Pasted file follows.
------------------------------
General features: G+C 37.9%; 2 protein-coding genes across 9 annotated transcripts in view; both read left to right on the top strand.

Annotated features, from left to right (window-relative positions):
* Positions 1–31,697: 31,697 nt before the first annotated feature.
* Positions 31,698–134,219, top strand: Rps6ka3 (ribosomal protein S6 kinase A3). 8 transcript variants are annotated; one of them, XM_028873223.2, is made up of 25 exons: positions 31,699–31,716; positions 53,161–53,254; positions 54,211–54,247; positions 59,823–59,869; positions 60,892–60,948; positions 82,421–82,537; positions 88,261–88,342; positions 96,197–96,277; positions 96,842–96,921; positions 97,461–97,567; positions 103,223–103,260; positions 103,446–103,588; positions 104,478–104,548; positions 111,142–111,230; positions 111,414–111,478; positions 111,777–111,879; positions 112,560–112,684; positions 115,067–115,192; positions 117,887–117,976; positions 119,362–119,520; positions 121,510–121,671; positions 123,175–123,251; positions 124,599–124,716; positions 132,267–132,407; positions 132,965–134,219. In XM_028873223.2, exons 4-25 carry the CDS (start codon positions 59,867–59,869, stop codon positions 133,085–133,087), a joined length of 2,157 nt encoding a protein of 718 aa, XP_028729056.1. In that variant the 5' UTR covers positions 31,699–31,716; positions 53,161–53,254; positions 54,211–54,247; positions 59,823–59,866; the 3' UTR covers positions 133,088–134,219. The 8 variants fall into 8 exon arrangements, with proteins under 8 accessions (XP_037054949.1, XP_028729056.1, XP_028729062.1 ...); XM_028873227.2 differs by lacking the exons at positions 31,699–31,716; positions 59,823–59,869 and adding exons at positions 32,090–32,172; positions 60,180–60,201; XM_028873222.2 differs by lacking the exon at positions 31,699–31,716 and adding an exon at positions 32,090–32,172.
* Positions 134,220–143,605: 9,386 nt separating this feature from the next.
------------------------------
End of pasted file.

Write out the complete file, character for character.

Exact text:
General features: G+C 37.9%; 2 protein-coding genes across 9 annotated transcripts in view; both read left to right on the top strand.

Annotated features, from left to right (window-relative positions):
* Positions 1–31,697: 31,697 nt before the first annotated feature.
* Positions 31,698–134,219, top strand: Rps6ka3 (ribosomal protein S6 kinase A3). 8 transcript variants are annotated; one of them, XM_028873223.2, is made up of 25 exons: positions 31,699–31,716; positions 53,161–53,254; positions 54,211–54,247; positions 59,823–59,869; positions 60,892–60,948; positions 82,421–82,537; positions 88,261–88,342; positions 96,197–96,277; positions 96,842–96,921; positions 97,461–97,567; positions 103,223–103,260; positions 103,446–103,588; positions 104,478–104,548; positions 111,142–111,230; positions 111,414–111,478; positions 111,777–111,879; positions 112,560–112,684; positions 115,067–115,192; positions 117,887–117,976; positions 119,362–119,520; positions 121,510–121,671; positions 123,175–123,251; positions 124,599–124,716; positions 132,267–132,407; positions 132,965–134,219. In XM_028873223.2, exons 4-25 carry the CDS (start codon positions 59,867–59,869, stop codon positions 133,085–133,087), a joined length of 2,157 nt encoding a protein of 718 aa, XP_028729056.1. In that variant the 5' UTR covers positions 31,699–31,716; positions 53,161–53,254; positions 54,211–54,247; positions 59,823–59,866; the 3' UTR covers positions 133,088–134,219. The 8 variants fall into 8 exon arrangements, with proteins under 8 accessions (XP_037054949.1, XP_028729056.1, XP_028729062.1 ...); XM_028873227.2 differs by lacking the exons at positions 31,699–31,716; positions 59,823–59,869 and adding exons at positions 32,090–32,172; positions 60,180–60,201; XM_028873222.2 differs by lacking the exon at positions 31,699–31,716 and adding an exon at positions 32,090–32,172.
* Positions 134,220–143,605: 9,386 nt separating this feature from the next.